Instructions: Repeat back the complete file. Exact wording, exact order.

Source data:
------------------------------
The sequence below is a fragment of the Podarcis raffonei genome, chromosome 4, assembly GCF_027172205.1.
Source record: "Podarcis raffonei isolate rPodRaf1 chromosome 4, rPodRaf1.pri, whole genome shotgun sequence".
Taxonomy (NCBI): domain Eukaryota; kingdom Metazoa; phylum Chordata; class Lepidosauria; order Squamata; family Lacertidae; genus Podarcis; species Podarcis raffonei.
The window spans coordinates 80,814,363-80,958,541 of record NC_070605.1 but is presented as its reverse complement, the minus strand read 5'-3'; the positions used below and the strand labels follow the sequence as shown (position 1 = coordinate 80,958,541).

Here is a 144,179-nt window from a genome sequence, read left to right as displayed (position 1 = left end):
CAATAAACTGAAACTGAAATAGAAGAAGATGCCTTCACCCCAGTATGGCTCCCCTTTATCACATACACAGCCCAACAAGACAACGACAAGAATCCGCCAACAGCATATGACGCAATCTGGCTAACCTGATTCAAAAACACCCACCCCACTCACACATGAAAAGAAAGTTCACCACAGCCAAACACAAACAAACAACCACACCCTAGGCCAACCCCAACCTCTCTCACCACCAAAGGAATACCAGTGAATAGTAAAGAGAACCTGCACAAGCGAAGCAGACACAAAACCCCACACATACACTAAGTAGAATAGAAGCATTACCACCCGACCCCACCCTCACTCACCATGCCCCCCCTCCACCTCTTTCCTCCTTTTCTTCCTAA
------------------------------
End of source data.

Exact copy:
The sequence below is a fragment of the Podarcis raffonei genome, chromosome 4, assembly GCF_027172205.1.
Source record: "Podarcis raffonei isolate rPodRaf1 chromosome 4, rPodRaf1.pri, whole genome shotgun sequence".
Taxonomy (NCBI): domain Eukaryota; kingdom Metazoa; phylum Chordata; class Lepidosauria; order Squamata; family Lacertidae; genus Podarcis; species Podarcis raffonei.
The window spans coordinates 80,814,363-80,958,541 of record NC_070605.1 but is presented as its reverse complement, the minus strand read 5'-3'; the positions used below and the strand labels follow the sequence as shown (position 1 = coordinate 80,958,541).

Here is a 144,179-nt window from a genome sequence, read left to right as displayed (position 1 = left end):
CAATAAACTGAAACTGAAATAGAAGAAGATGCCTTCACCCCAGTATGGCTCCCCTTTATCACATACACAGCCCAACAAGACAACGACAAGAATCCGCCAACAGCATATGACGCAATCTGGCTAACCTGATTCAAAAACACCCACCCCACTCACACATGAAAAGAAAGTTCACCACAGCCAAACACAAACAAACAACCACACCCTAGGCCAACCCCAACCTCTCTCACCACCAAAGGAATACCAGTGAATAGTAAAGAGAACCTGCACAAGCGAAGCAGACACAAAACCCCACACATACACTAAGTAGAATAGAAGCATTACCACCCGACCCCACCCTCACTCACCATGCCCCCCCTCCACCTCTTTCCTCCTTTTCTTCCTAA